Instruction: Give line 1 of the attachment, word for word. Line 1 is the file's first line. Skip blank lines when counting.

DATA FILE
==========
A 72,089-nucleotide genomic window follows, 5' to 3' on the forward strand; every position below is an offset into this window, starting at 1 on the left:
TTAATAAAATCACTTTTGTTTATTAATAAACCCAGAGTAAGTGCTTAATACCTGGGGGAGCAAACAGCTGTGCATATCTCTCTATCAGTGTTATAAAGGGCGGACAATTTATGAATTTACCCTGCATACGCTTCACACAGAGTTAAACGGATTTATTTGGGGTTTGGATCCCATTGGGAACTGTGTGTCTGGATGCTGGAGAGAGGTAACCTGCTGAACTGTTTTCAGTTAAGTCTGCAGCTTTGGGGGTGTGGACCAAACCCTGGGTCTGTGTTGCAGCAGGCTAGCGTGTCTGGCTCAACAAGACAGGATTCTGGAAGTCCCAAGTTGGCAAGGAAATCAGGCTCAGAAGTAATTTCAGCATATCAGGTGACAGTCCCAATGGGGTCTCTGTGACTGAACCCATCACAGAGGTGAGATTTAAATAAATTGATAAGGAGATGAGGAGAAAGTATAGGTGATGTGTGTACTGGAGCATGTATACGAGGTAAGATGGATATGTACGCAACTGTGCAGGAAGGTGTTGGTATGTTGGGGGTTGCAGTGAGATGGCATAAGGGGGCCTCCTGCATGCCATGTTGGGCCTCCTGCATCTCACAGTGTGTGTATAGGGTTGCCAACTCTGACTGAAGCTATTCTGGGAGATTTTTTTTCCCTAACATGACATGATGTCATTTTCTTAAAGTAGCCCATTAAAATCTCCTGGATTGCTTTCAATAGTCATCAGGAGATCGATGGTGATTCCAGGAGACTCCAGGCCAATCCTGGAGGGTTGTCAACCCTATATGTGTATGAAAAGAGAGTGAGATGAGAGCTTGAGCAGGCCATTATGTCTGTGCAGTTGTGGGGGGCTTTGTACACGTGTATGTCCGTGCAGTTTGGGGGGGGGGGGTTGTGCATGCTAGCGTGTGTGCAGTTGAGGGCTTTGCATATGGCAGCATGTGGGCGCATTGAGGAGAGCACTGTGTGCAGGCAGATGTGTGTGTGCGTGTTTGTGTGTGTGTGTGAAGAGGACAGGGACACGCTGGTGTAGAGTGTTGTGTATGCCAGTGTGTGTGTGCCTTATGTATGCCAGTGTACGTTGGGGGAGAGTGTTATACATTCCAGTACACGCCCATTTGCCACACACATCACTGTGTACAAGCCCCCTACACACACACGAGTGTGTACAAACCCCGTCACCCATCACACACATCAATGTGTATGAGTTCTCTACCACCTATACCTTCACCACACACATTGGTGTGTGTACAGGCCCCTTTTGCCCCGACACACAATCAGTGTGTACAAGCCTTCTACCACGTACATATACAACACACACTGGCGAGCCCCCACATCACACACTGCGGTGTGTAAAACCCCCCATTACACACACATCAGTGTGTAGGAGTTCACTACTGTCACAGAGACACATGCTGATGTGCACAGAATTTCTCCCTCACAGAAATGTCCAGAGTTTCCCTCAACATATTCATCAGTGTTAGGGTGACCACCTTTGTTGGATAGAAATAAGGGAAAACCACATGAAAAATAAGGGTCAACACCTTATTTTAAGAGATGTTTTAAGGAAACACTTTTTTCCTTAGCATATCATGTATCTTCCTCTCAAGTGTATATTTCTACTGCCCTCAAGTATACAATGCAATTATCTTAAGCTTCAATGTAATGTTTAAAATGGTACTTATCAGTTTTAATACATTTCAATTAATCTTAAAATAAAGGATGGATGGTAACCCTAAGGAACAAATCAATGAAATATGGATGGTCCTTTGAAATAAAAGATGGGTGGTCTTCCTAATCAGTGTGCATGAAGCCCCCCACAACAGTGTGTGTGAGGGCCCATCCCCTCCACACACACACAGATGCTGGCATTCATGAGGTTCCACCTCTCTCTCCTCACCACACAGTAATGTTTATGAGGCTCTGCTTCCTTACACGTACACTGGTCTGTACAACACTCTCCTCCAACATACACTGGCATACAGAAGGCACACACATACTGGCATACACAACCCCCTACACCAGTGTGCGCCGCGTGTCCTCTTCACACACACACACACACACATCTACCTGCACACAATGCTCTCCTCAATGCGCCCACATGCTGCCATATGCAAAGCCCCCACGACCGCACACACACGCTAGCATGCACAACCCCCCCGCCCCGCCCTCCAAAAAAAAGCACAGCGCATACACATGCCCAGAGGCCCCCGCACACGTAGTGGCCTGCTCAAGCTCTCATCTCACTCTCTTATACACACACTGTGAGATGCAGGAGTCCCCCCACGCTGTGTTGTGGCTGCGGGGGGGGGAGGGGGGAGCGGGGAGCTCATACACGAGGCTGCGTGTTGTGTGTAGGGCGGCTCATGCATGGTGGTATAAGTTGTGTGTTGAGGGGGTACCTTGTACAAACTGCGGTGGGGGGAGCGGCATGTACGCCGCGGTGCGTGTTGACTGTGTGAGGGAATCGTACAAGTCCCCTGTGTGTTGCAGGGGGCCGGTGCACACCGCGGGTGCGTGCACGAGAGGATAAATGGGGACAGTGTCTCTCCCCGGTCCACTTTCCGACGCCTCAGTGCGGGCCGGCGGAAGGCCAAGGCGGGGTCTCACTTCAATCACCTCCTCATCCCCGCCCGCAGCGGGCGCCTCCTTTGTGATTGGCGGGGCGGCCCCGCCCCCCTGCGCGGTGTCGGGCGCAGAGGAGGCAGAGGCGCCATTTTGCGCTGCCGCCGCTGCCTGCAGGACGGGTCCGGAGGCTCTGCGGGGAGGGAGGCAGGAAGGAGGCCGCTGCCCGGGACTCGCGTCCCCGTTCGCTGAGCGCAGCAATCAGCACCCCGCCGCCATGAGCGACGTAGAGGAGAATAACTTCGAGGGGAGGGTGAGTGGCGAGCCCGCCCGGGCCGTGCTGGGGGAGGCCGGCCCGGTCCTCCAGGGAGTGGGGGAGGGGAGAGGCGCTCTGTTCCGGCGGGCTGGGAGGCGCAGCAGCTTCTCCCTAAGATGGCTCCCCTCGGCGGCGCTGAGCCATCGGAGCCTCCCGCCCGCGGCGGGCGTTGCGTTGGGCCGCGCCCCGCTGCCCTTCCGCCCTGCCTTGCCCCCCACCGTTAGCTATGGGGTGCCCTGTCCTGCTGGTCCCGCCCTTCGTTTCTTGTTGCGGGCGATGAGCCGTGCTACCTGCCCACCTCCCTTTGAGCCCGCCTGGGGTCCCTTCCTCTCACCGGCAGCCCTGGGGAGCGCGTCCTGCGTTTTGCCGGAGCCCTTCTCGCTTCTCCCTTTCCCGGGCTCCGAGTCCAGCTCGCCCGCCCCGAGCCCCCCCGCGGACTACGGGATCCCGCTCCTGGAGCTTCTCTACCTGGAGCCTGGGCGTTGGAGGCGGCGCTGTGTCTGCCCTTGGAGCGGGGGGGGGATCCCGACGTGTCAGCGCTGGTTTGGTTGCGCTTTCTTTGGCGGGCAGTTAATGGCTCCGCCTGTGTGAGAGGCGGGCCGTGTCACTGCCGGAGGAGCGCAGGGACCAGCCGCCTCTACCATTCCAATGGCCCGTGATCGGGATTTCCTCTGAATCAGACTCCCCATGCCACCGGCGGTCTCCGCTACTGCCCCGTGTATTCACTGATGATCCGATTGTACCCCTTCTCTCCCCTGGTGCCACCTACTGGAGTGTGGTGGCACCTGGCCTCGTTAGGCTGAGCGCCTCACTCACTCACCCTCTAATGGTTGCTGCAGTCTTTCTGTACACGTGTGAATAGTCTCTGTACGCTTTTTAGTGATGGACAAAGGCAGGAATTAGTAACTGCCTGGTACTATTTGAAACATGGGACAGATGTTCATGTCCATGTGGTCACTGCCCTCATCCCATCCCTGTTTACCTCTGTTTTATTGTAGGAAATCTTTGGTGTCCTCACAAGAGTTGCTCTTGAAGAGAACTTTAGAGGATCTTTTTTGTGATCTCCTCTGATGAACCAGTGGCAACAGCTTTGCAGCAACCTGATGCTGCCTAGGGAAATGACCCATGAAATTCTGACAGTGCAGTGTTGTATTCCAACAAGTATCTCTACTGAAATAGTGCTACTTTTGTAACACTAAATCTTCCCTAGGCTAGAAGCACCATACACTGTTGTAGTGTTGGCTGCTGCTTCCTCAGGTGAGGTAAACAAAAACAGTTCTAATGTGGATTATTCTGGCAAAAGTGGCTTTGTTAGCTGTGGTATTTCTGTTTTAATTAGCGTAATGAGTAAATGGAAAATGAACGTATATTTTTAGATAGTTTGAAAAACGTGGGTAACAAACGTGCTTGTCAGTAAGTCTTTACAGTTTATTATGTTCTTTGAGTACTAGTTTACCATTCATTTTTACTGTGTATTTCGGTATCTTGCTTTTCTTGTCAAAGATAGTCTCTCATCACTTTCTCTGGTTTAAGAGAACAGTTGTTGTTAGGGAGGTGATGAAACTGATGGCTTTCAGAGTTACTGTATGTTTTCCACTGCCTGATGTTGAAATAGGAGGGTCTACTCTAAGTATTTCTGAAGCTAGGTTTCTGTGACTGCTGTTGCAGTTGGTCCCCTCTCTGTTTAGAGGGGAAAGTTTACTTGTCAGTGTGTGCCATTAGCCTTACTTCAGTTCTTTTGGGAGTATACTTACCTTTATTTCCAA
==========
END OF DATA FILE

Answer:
A 72,089-nucleotide genomic window follows, 5' to 3' on the forward strand; every position below is an offset into this window, starting at 1 on the left: